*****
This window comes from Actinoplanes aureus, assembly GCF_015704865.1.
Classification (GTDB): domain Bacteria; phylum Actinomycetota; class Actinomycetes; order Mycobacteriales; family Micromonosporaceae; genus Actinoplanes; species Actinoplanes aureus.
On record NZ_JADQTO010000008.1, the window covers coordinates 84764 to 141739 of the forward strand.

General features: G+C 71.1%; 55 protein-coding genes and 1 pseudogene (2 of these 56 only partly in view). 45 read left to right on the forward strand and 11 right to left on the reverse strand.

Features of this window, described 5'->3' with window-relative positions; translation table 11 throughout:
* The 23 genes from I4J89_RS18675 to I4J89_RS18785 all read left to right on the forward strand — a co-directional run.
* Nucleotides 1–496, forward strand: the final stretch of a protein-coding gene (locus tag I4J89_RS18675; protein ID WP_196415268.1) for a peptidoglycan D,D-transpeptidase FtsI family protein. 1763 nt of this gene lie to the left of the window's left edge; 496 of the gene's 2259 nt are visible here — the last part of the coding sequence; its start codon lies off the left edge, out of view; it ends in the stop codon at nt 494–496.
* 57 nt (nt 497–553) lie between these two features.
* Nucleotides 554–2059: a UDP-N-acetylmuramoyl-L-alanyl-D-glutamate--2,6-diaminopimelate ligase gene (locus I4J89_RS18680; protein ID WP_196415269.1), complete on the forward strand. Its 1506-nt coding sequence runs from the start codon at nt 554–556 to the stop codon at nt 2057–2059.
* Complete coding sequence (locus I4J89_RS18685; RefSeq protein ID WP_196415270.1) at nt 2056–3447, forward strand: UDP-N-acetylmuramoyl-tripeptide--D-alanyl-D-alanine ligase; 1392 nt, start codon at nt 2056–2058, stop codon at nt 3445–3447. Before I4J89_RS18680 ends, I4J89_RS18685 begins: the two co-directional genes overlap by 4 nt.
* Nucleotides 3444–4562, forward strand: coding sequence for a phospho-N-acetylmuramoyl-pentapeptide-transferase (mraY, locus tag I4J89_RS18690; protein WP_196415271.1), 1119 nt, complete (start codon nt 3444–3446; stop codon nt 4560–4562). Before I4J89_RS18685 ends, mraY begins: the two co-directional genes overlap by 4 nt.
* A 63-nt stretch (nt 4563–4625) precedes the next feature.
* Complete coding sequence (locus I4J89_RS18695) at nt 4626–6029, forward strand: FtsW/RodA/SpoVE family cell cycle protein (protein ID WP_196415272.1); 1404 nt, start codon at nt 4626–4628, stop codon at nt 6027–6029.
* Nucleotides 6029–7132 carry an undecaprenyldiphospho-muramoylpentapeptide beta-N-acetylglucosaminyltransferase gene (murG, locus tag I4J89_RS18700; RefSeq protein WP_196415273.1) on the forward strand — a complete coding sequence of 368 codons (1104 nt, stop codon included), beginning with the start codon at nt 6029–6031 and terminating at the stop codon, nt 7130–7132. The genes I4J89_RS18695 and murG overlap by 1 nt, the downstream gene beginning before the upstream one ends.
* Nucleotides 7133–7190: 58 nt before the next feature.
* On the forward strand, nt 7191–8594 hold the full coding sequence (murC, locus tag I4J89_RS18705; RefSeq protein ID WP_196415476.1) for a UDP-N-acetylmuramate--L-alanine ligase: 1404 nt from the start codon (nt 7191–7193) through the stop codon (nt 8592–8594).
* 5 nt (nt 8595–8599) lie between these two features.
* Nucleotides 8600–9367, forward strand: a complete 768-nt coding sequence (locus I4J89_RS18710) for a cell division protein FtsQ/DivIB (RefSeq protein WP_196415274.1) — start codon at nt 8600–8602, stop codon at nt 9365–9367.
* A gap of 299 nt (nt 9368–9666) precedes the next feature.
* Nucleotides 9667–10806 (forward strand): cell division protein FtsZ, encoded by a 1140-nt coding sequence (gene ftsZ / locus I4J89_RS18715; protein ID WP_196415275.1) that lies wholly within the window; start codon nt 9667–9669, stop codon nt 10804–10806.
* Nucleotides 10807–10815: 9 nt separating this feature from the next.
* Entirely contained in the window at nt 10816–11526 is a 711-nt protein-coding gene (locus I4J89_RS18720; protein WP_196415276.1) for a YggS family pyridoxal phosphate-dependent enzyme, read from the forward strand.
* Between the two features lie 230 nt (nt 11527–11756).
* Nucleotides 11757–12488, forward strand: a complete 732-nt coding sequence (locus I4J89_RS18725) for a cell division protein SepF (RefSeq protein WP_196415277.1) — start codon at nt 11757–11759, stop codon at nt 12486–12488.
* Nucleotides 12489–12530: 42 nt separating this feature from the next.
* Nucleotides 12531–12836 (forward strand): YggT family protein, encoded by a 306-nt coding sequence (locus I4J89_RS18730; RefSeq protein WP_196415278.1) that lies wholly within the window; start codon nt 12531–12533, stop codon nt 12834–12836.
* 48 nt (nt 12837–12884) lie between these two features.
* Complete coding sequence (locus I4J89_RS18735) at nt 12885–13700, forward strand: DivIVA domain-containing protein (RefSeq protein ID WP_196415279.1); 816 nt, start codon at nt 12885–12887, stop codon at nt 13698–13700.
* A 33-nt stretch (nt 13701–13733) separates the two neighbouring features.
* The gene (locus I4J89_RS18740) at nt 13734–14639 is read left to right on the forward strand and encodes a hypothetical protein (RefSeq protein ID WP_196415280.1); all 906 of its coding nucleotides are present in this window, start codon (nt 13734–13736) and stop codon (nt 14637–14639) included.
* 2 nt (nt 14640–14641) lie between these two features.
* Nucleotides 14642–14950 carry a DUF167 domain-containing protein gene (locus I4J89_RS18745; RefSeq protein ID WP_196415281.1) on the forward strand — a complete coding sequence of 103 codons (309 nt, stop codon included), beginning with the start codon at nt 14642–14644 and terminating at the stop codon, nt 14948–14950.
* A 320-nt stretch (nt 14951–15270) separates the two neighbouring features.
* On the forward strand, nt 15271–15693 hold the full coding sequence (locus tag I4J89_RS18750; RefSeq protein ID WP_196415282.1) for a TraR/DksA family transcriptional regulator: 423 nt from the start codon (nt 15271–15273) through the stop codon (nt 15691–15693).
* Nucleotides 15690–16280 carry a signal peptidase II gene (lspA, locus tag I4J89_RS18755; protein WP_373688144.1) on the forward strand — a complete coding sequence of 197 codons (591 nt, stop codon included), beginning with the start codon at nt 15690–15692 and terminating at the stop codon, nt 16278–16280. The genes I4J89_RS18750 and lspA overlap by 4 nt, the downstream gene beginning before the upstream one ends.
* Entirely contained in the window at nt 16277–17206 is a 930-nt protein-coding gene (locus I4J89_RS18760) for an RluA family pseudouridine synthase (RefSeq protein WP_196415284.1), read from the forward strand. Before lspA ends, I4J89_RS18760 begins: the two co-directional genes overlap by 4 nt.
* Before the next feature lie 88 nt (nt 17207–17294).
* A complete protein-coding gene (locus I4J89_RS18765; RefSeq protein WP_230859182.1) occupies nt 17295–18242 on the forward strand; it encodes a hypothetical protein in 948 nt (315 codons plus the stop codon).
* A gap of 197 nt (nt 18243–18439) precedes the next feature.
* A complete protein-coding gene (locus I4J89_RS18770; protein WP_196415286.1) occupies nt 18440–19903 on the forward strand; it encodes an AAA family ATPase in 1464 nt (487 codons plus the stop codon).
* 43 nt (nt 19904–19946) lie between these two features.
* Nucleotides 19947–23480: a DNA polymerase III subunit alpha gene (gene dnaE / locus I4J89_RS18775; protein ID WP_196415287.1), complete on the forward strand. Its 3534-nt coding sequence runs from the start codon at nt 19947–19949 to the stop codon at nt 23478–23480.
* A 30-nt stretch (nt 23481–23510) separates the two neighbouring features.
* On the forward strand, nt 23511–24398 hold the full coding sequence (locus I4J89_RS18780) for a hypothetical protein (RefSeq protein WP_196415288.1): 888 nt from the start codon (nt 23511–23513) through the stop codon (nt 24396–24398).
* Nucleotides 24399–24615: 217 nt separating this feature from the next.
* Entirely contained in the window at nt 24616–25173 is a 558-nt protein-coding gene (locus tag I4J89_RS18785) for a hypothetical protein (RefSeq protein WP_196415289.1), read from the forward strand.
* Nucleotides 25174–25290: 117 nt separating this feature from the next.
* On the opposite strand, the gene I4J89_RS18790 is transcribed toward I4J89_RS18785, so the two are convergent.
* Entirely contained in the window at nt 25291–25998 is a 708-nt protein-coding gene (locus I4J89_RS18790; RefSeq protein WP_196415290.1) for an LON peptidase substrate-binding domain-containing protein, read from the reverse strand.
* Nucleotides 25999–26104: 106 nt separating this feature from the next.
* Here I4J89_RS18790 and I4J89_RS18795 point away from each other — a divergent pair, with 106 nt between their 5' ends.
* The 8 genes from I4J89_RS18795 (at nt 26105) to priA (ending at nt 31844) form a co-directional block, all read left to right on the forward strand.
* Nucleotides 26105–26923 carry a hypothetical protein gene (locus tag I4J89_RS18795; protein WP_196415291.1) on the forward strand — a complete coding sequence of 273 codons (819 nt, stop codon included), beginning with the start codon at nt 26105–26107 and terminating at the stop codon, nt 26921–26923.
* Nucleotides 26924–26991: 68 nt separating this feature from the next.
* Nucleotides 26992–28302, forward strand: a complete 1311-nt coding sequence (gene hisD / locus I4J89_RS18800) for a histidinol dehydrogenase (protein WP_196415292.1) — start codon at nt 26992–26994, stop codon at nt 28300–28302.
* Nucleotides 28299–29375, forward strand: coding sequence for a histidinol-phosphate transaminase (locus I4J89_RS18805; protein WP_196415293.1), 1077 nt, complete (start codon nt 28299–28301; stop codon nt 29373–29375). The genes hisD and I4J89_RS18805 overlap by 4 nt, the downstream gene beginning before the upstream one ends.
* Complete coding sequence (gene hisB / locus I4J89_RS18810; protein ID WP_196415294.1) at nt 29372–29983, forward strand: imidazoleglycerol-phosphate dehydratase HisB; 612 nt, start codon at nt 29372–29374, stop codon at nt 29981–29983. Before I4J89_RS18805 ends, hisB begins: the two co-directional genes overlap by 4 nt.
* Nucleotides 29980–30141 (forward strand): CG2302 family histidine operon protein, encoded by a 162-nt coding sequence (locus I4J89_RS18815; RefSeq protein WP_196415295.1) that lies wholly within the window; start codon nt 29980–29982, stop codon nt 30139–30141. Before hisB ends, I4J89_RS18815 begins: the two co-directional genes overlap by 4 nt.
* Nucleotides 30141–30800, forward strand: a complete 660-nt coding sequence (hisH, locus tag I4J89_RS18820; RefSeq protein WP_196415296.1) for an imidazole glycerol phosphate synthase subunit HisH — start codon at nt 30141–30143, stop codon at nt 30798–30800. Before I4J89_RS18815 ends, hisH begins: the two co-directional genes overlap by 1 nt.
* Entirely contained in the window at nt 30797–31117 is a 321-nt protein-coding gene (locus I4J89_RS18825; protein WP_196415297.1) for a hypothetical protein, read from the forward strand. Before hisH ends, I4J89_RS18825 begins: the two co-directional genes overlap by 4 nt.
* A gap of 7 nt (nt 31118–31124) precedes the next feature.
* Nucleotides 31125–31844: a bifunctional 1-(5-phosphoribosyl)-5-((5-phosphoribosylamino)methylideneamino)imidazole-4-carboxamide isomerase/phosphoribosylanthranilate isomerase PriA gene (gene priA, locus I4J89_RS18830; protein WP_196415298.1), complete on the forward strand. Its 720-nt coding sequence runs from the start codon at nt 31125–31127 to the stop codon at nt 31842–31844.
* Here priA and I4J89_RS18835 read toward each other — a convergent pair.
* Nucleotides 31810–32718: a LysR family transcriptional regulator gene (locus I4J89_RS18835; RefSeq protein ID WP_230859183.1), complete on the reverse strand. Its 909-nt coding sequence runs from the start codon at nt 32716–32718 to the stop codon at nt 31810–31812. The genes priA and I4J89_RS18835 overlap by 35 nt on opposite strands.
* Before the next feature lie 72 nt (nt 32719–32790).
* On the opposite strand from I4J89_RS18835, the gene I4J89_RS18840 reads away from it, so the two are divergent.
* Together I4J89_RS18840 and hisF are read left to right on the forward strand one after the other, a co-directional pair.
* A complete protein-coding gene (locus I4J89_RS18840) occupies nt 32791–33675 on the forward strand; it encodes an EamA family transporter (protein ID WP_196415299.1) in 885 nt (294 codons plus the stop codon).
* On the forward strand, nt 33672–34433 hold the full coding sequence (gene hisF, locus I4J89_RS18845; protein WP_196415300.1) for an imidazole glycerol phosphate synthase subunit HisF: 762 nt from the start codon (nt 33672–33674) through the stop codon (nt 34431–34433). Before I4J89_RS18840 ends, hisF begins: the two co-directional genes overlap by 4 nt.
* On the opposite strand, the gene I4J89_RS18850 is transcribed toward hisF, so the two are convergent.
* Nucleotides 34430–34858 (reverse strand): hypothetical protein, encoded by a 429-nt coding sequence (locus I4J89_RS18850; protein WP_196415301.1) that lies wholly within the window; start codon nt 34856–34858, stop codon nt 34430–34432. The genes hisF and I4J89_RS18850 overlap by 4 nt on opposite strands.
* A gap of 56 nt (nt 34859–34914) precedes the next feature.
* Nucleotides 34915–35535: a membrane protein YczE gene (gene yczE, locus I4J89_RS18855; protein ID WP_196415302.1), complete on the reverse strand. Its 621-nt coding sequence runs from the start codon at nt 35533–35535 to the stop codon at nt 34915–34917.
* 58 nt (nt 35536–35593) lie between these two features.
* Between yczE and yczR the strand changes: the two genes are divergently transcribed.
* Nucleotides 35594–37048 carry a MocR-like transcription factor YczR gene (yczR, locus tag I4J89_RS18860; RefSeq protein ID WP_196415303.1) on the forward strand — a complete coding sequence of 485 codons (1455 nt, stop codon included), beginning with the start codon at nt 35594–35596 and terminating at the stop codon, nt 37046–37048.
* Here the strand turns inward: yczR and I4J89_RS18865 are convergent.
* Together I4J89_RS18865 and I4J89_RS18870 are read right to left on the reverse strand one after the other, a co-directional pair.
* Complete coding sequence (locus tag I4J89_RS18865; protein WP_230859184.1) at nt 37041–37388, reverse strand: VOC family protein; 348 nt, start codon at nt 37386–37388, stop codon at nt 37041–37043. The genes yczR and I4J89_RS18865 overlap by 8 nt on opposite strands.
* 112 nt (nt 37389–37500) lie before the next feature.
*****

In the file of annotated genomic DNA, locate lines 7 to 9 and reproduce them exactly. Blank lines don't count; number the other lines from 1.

* Nucleotides 1–496, forward strand: the final stretch of a protein-coding gene (locus tag I4J89_RS18675; protein ID WP_196415268.1) for a peptidoglycan D,D-transpeptidase FtsI family protein. 1763 nt of this gene lie to the left of the window's left edge; 496 of the gene's 2259 nt are visible here — the last part of the coding sequence; its start codon lies off the left edge, out of view; it ends in the stop codon at nt 494–496.
* 57 nt (nt 497–553) lie between these two features.
* Nucleotides 554–2059: a UDP-N-acetylmuramoyl-L-alanyl-D-glutamate--2,6-diaminopimelate ligase gene (locus I4J89_RS18680; protein ID WP_196415269.1), complete on the forward strand. Its 1506-nt coding sequence runs from the start codon at nt 554–556 to the stop codon at nt 2057–2059.